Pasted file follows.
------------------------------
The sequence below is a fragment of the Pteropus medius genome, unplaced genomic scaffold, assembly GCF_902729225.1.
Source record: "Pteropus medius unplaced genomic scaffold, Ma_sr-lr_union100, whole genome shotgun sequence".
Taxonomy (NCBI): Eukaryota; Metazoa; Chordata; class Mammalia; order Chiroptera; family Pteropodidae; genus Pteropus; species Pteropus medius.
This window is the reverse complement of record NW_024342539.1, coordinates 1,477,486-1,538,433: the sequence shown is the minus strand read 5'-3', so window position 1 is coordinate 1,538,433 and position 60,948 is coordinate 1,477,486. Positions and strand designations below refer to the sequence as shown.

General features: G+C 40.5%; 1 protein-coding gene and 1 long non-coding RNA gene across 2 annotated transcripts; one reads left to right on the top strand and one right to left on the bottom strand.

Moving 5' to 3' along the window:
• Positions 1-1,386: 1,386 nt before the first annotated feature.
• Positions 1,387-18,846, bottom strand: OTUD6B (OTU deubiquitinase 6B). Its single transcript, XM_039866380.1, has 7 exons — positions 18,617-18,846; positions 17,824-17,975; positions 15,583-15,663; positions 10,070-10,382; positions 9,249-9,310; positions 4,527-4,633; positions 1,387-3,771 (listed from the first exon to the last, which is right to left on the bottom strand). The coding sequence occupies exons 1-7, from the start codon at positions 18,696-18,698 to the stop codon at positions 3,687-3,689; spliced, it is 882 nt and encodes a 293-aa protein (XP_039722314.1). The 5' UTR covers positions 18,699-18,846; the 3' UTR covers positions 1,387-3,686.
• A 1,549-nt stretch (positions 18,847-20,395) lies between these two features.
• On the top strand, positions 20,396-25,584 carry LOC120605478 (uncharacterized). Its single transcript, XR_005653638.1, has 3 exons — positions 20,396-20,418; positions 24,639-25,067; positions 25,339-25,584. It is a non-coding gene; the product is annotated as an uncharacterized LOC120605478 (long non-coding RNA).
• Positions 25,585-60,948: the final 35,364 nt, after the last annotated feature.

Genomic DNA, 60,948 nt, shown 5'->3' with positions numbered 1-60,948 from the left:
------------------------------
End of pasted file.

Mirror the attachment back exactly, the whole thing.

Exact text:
The sequence below is a fragment of the Pteropus medius genome, unplaced genomic scaffold, assembly GCF_902729225.1.
Source record: "Pteropus medius unplaced genomic scaffold, Ma_sr-lr_union100, whole genome shotgun sequence".
Taxonomy (NCBI): Eukaryota; Metazoa; Chordata; class Mammalia; order Chiroptera; family Pteropodidae; genus Pteropus; species Pteropus medius.
This window is the reverse complement of record NW_024342539.1, coordinates 1,477,486-1,538,433: the sequence shown is the minus strand read 5'-3', so window position 1 is coordinate 1,538,433 and position 60,948 is coordinate 1,477,486. Positions and strand designations below refer to the sequence as shown.

General features: G+C 40.5%; 1 protein-coding gene and 1 long non-coding RNA gene across 2 annotated transcripts; one reads left to right on the top strand and one right to left on the bottom strand.

Moving 5' to 3' along the window:
• Positions 1-1,386: 1,386 nt before the first annotated feature.
• Positions 1,387-18,846, bottom strand: OTUD6B (OTU deubiquitinase 6B). Its single transcript, XM_039866380.1, has 7 exons — positions 18,617-18,846; positions 17,824-17,975; positions 15,583-15,663; positions 10,070-10,382; positions 9,249-9,310; positions 4,527-4,633; positions 1,387-3,771 (listed from the first exon to the last, which is right to left on the bottom strand). The coding sequence occupies exons 1-7, from the start codon at positions 18,696-18,698 to the stop codon at positions 3,687-3,689; spliced, it is 882 nt and encodes a 293-aa protein (XP_039722314.1). The 5' UTR covers positions 18,699-18,846; the 3' UTR covers positions 1,387-3,686.
• A 1,549-nt stretch (positions 18,847-20,395) lies between these two features.
• On the top strand, positions 20,396-25,584 carry LOC120605478 (uncharacterized). Its single transcript, XR_005653638.1, has 3 exons — positions 20,396-20,418; positions 24,639-25,067; positions 25,339-25,584. It is a non-coding gene; the product is annotated as an uncharacterized LOC120605478 (long non-coding RNA).
• Positions 25,585-60,948: the final 35,364 nt, after the last annotated feature.

Genomic DNA, 60,948 nt, shown 5'->3' with positions numbered 1-60,948 from the left: